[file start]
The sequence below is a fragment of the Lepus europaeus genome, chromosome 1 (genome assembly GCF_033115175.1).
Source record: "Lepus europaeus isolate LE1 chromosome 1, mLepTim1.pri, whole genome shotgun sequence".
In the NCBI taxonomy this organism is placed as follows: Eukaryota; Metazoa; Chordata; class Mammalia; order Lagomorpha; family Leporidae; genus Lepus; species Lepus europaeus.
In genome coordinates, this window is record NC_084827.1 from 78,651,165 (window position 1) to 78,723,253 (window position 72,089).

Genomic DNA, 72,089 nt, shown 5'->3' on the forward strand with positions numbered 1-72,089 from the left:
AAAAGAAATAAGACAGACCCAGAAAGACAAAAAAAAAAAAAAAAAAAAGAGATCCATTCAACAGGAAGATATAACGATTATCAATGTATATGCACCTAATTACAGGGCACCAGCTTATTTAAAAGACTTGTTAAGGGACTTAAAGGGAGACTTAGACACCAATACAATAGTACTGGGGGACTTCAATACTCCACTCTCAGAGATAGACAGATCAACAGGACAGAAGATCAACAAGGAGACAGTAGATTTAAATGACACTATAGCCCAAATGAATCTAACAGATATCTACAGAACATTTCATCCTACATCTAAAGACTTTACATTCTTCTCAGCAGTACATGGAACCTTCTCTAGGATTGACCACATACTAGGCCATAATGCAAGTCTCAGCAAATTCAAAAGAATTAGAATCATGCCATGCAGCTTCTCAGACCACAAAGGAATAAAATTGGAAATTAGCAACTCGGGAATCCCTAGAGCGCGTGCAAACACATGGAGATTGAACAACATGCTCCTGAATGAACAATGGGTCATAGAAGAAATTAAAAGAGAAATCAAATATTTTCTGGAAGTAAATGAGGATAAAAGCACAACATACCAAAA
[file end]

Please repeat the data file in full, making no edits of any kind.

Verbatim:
The sequence below is a fragment of the Lepus europaeus genome, chromosome 1 (genome assembly GCF_033115175.1).
Source record: "Lepus europaeus isolate LE1 chromosome 1, mLepTim1.pri, whole genome shotgun sequence".
In the NCBI taxonomy this organism is placed as follows: Eukaryota; Metazoa; Chordata; class Mammalia; order Lagomorpha; family Leporidae; genus Lepus; species Lepus europaeus.
In genome coordinates, this window is record NC_084827.1 from 78,651,165 (window position 1) to 78,723,253 (window position 72,089).

Genomic DNA, 72,089 nt, shown 5'->3' on the forward strand with positions numbered 1-72,089 from the left:
AAAAGAAATAAGACAGACCCAGAAAGACAAAAAAAAAAAAAAAAAAAAGAGATCCATTCAACAGGAAGATATAACGATTATCAATGTATATGCACCTAATTACAGGGCACCAGCTTATTTAAAAGACTTGTTAAGGGACTTAAAGGGAGACTTAGACACCAATACAATAGTACTGGGGGACTTCAATACTCCACTCTCAGAGATAGACAGATCAACAGGACAGAAGATCAACAAGGAGACAGTAGATTTAAATGACACTATAGCCCAAATGAATCTAACAGATATCTACAGAACATTTCATCCTACATCTAAAGACTTTACATTCTTCTCAGCAGTACATGGAACCTTCTCTAGGATTGACCACATACTAGGCCATAATGCAAGTCTCAGCAAATTCAAAAGAATTAGAATCATGCCATGCAGCTTCTCAGACCACAAAGGAATAAAATTGGAAATTAGCAACTCGGGAATCCCTAGAGCGCGTGCAAACACATGGAGATTGAACAACATGCTCCTGAATGAACAATGGGTCATAGAAGAAATTAAAAGAGAAATCAAATATTTTCTGGAAGTAAATGAGGATAAAAGCACAACATACCAAAA